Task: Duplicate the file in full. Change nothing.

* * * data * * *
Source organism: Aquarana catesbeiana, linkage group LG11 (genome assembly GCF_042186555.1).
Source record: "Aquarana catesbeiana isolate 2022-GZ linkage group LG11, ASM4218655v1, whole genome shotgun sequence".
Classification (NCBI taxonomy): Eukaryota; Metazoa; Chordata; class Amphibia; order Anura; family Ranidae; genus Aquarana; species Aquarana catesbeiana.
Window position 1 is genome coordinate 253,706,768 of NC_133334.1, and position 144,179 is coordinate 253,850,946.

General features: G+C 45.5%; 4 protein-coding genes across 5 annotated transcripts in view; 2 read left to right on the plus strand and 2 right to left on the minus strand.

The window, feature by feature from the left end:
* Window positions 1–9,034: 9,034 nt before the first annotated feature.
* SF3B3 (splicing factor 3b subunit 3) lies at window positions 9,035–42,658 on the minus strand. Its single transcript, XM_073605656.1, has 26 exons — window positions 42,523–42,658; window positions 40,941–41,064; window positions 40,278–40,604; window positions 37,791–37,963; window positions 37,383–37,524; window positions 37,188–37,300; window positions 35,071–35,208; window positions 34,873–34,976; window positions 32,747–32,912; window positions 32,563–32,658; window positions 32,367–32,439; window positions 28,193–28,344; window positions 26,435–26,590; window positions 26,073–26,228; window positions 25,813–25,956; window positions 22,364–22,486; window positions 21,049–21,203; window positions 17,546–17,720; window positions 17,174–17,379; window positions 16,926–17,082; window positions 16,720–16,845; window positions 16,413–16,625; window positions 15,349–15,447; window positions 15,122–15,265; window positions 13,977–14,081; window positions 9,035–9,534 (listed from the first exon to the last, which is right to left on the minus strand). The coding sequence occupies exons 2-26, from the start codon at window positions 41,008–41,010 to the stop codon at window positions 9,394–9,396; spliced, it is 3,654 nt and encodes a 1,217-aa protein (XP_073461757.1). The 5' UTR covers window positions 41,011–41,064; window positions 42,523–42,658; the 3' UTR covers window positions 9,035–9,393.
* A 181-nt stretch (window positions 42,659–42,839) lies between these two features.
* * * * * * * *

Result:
Source organism: Aquarana catesbeiana, linkage group LG11 (genome assembly GCF_042186555.1).
Source record: "Aquarana catesbeiana isolate 2022-GZ linkage group LG11, ASM4218655v1, whole genome shotgun sequence".
Classification (NCBI taxonomy): Eukaryota; Metazoa; Chordata; class Amphibia; order Anura; family Ranidae; genus Aquarana; species Aquarana catesbeiana.
Window position 1 is genome coordinate 253,706,768 of NC_133334.1, and position 144,179 is coordinate 253,850,946.

General features: G+C 45.5%; 4 protein-coding genes across 5 annotated transcripts in view; 2 read left to right on the plus strand and 2 right to left on the minus strand.

The window, feature by feature from the left end:
* Window positions 1–9,034: 9,034 nt before the first annotated feature.
* SF3B3 (splicing factor 3b subunit 3) lies at window positions 9,035–42,658 on the minus strand. Its single transcript, XM_073605656.1, has 26 exons — window positions 42,523–42,658; window positions 40,941–41,064; window positions 40,278–40,604; window positions 37,791–37,963; window positions 37,383–37,524; window positions 37,188–37,300; window positions 35,071–35,208; window positions 34,873–34,976; window positions 32,747–32,912; window positions 32,563–32,658; window positions 32,367–32,439; window positions 28,193–28,344; window positions 26,435–26,590; window positions 26,073–26,228; window positions 25,813–25,956; window positions 22,364–22,486; window positions 21,049–21,203; window positions 17,546–17,720; window positions 17,174–17,379; window positions 16,926–17,082; window positions 16,720–16,845; window positions 16,413–16,625; window positions 15,349–15,447; window positions 15,122–15,265; window positions 13,977–14,081; window positions 9,035–9,534 (listed from the first exon to the last, which is right to left on the minus strand). The coding sequence occupies exons 2-26, from the start codon at window positions 41,008–41,010 to the stop codon at window positions 9,394–9,396; spliced, it is 3,654 nt and encodes a 1,217-aa protein (XP_073461757.1). The 5' UTR covers window positions 41,011–41,064; window positions 42,523–42,658; the 3' UTR covers window positions 9,035–9,393.
* A 181-nt stretch (window positions 42,659–42,839) lies between these two features.